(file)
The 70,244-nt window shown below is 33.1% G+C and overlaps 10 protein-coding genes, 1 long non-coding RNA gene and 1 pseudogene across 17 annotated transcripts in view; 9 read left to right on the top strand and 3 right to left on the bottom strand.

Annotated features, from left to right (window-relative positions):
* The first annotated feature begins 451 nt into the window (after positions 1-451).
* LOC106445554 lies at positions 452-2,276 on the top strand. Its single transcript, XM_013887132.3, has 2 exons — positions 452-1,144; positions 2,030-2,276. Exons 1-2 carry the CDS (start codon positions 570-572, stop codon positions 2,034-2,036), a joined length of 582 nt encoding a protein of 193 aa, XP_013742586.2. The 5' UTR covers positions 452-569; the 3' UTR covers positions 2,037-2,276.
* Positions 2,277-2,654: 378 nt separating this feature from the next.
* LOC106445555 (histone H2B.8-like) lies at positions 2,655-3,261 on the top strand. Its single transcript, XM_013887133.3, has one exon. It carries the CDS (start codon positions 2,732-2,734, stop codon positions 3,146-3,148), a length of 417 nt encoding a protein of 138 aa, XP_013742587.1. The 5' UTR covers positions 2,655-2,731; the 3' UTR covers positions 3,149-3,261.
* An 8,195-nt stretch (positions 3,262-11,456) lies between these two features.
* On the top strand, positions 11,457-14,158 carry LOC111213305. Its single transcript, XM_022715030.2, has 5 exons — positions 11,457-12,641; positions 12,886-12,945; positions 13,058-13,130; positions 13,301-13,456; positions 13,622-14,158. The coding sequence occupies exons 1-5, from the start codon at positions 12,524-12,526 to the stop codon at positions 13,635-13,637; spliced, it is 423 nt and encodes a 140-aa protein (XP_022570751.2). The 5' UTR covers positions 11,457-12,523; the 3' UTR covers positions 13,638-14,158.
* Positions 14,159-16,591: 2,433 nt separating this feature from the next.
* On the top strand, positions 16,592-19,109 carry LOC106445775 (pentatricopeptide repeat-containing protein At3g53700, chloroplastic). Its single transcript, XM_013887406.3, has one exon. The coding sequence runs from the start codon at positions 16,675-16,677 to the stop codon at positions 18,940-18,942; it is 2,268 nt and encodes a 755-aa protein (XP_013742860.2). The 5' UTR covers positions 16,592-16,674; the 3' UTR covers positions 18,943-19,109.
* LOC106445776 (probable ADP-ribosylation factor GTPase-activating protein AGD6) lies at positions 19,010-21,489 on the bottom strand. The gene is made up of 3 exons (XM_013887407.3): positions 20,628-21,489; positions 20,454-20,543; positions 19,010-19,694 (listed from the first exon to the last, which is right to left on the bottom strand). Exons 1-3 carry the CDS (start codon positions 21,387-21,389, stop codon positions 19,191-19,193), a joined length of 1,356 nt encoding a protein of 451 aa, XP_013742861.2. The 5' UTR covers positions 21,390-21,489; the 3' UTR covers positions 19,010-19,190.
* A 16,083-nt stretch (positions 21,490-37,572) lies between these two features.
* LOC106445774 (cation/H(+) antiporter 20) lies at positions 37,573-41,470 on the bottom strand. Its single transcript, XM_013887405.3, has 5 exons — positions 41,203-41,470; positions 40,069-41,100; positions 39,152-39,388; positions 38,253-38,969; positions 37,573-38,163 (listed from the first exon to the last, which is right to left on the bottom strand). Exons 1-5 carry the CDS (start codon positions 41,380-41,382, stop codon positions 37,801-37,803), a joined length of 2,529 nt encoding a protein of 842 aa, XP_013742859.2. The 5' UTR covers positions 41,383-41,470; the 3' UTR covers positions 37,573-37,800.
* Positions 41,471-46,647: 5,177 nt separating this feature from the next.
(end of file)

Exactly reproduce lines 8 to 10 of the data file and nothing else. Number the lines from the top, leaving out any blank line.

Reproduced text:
* On the top strand, positions 11,457-14,158 carry LOC111213305. Its single transcript, XM_022715030.2, has 5 exons — positions 11,457-12,641; positions 12,886-12,945; positions 13,058-13,130; positions 13,301-13,456; positions 13,622-14,158. The coding sequence occupies exons 1-5, from the start codon at positions 12,524-12,526 to the stop codon at positions 13,635-13,637; spliced, it is 423 nt and encodes a 140-aa protein (XP_022570751.2). The 5' UTR covers positions 11,457-12,523; the 3' UTR covers positions 13,638-14,158.
* Positions 14,159-16,591: 2,433 nt separating this feature from the next.
* On the top strand, positions 16,592-19,109 carry LOC106445775 (pentatricopeptide repeat-containing protein At3g53700, chloroplastic). Its single transcript, XM_013887406.3, has one exon. The coding sequence runs from the start codon at positions 16,675-16,677 to the stop codon at positions 18,940-18,942; it is 2,268 nt and encodes a 755-aa protein (XP_013742860.2). The 5' UTR covers positions 16,592-16,674; the 3' UTR covers positions 18,943-19,109.